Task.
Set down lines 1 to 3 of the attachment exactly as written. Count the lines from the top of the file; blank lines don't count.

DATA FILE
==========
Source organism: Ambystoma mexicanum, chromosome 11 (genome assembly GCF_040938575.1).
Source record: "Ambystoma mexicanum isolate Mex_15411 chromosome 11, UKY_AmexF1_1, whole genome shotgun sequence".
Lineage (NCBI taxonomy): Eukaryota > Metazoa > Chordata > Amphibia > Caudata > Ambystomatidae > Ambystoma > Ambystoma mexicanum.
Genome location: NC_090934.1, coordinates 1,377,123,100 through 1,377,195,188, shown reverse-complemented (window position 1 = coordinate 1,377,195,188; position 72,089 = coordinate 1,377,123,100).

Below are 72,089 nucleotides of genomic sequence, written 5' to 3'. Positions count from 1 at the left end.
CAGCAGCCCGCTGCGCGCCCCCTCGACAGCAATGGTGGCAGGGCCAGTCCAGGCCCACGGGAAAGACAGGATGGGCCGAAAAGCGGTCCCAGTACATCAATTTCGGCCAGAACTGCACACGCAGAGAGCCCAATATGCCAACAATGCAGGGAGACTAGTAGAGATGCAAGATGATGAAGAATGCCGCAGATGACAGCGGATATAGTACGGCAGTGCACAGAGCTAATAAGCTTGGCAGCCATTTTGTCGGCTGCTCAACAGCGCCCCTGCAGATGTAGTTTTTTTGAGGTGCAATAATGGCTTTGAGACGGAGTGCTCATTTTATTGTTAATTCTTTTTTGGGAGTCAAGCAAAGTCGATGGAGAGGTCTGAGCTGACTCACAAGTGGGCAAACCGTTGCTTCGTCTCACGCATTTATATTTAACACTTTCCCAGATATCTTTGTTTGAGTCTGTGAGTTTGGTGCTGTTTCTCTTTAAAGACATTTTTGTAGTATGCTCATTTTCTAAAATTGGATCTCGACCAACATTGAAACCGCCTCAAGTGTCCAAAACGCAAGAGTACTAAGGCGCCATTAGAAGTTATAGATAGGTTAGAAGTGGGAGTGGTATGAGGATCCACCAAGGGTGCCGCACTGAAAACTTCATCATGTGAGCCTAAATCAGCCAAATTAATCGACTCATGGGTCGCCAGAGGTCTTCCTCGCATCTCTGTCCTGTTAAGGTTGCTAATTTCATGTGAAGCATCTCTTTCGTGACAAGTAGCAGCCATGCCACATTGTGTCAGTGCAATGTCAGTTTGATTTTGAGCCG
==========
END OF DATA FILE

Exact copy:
Source organism: Ambystoma mexicanum, chromosome 11 (genome assembly GCF_040938575.1).
Source record: "Ambystoma mexicanum isolate Mex_15411 chromosome 11, UKY_AmexF1_1, whole genome shotgun sequence".
Lineage (NCBI taxonomy): Eukaryota > Metazoa > Chordata > Amphibia > Caudata > Ambystomatidae > Ambystoma > Ambystoma mexicanum.